Removing CO₂ from the atmosphere requires specific expertise. Some sciences, whose application might not seem immediate to a project like ours, are in fact fundamental to its development: we have decided to explain why, starting with geochemistry.

07 MAY 2024

Why geochemistry?

At CarpeCarbon we are pragmatic dreamers. Our project has the ambition to deal with all aspects of carbon removal: the capture, production, sale of carbon credits, and the storage of CO2. This last aspect is crucial to claim we have effectively removed CO2 from the atmosphere.
We are convinced that the best guarantee of the permanence of the removal process is the change of state of the carbon dioxide, which means its final transformation from a gas to something else more stable: a mineral. As a discipline that studies minerals and interactions that take place between rocks and fluids that pass through them, geochemistry becomes essential to give scientific solidity to our project.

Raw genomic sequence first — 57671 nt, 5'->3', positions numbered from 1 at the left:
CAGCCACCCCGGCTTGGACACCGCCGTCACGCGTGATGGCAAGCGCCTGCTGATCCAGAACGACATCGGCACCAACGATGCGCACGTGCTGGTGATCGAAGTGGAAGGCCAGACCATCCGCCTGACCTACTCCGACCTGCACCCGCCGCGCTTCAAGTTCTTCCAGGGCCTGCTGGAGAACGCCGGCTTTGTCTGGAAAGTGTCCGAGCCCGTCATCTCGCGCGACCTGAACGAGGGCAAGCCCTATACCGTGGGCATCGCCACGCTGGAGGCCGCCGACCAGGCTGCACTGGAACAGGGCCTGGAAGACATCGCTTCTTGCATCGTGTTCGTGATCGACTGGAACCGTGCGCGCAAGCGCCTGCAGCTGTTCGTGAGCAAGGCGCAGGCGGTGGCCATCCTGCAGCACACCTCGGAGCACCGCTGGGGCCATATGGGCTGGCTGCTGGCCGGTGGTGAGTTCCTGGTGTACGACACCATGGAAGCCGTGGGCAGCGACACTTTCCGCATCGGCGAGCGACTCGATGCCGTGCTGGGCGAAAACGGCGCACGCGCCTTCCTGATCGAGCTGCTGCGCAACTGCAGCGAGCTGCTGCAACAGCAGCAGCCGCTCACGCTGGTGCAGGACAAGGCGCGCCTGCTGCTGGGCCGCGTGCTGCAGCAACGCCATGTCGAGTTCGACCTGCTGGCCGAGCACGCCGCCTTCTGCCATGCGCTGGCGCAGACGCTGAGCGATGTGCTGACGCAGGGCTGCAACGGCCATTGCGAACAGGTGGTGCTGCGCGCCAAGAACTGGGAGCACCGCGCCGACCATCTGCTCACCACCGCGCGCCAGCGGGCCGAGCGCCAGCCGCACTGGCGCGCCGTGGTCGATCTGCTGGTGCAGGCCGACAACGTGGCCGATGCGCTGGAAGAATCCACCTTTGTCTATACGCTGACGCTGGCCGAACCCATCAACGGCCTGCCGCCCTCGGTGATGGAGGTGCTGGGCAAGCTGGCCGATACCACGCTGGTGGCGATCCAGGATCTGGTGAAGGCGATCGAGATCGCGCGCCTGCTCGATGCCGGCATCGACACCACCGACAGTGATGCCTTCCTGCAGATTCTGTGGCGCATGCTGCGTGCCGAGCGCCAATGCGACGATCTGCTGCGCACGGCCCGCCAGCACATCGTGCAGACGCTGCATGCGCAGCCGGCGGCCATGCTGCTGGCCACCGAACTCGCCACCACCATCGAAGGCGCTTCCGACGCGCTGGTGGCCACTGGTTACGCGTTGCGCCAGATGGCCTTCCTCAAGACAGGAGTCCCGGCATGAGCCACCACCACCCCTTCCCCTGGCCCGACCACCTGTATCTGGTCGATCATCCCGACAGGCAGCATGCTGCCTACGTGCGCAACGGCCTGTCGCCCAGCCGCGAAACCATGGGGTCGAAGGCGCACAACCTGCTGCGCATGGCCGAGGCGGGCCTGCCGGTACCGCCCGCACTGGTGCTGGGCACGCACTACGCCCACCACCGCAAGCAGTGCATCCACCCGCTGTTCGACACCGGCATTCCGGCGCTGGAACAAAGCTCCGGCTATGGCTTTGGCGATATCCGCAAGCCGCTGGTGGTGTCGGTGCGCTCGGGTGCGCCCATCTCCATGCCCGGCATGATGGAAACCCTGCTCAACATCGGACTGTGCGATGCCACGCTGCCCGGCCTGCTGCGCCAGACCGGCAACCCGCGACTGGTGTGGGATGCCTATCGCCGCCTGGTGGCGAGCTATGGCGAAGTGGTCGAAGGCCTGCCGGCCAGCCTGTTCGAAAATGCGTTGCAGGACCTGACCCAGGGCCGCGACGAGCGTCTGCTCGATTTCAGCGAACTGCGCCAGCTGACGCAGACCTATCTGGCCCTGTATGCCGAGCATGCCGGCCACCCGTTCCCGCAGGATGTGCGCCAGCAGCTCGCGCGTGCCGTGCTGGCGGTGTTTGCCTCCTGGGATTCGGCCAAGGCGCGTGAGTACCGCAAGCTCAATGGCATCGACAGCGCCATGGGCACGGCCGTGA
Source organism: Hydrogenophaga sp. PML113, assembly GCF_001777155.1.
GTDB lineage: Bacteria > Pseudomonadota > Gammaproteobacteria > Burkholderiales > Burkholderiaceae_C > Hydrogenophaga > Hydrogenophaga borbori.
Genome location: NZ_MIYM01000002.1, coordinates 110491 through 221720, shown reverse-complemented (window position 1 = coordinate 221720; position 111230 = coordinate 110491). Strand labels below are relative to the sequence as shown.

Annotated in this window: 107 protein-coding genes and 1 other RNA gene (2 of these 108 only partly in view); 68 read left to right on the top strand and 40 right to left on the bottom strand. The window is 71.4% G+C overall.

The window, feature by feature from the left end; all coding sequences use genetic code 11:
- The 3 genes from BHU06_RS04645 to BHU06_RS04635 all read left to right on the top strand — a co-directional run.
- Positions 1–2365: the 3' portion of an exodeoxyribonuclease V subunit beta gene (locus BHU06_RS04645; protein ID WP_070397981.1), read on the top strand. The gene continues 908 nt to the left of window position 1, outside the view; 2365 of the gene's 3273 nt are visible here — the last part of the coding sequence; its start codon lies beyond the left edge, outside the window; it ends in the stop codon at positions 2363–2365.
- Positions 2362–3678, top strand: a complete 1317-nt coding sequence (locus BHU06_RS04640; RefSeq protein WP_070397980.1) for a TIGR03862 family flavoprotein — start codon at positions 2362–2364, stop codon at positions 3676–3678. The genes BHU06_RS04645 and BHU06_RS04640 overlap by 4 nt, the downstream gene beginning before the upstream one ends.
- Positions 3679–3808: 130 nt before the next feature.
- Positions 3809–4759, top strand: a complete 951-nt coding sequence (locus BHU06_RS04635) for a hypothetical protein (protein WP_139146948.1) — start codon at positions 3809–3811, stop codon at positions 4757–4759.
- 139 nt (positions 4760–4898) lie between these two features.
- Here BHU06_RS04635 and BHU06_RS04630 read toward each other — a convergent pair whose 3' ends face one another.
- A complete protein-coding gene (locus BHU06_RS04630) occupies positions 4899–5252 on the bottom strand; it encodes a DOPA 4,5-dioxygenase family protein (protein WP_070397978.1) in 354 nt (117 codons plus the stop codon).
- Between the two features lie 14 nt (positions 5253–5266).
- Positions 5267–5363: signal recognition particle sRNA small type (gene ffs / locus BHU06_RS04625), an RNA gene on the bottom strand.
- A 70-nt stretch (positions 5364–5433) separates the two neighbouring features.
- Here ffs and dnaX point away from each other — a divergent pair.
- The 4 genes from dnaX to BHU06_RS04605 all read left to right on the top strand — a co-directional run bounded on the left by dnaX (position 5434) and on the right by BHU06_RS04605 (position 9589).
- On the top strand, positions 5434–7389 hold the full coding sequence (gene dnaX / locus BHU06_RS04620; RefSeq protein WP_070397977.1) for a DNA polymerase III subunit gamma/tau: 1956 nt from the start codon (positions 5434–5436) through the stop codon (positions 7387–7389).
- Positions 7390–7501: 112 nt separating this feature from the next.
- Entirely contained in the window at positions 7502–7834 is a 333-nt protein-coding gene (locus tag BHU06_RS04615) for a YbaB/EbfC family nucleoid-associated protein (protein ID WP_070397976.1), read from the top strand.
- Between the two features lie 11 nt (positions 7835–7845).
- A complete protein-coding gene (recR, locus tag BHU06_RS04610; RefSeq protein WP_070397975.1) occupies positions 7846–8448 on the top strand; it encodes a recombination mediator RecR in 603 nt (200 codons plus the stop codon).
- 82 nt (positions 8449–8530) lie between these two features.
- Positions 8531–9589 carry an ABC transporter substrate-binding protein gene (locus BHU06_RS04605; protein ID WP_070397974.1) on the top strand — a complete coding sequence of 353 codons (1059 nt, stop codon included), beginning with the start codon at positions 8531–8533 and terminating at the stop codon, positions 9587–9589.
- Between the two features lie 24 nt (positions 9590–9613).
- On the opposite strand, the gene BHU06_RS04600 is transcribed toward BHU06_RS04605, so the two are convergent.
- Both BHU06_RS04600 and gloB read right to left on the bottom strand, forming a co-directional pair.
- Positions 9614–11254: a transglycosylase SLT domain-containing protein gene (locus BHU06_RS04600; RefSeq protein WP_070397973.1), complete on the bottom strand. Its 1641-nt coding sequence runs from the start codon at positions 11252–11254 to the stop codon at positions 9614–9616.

How does CO2 become a mineral?

No magic, just chemistry. When placed in contact with specific rocks, CO2 and water react with the minerals that make up these rocks, dissolving some of them and forming others. This reaction fixes in a solid form the carbon molecule that was previously free to move in the gaseous state.

Our team is working to find and characterize the right rocks, with the correct minerals and physical characteristics, to allow this spontaneous reaction quickly.
This research will bring us all around the world!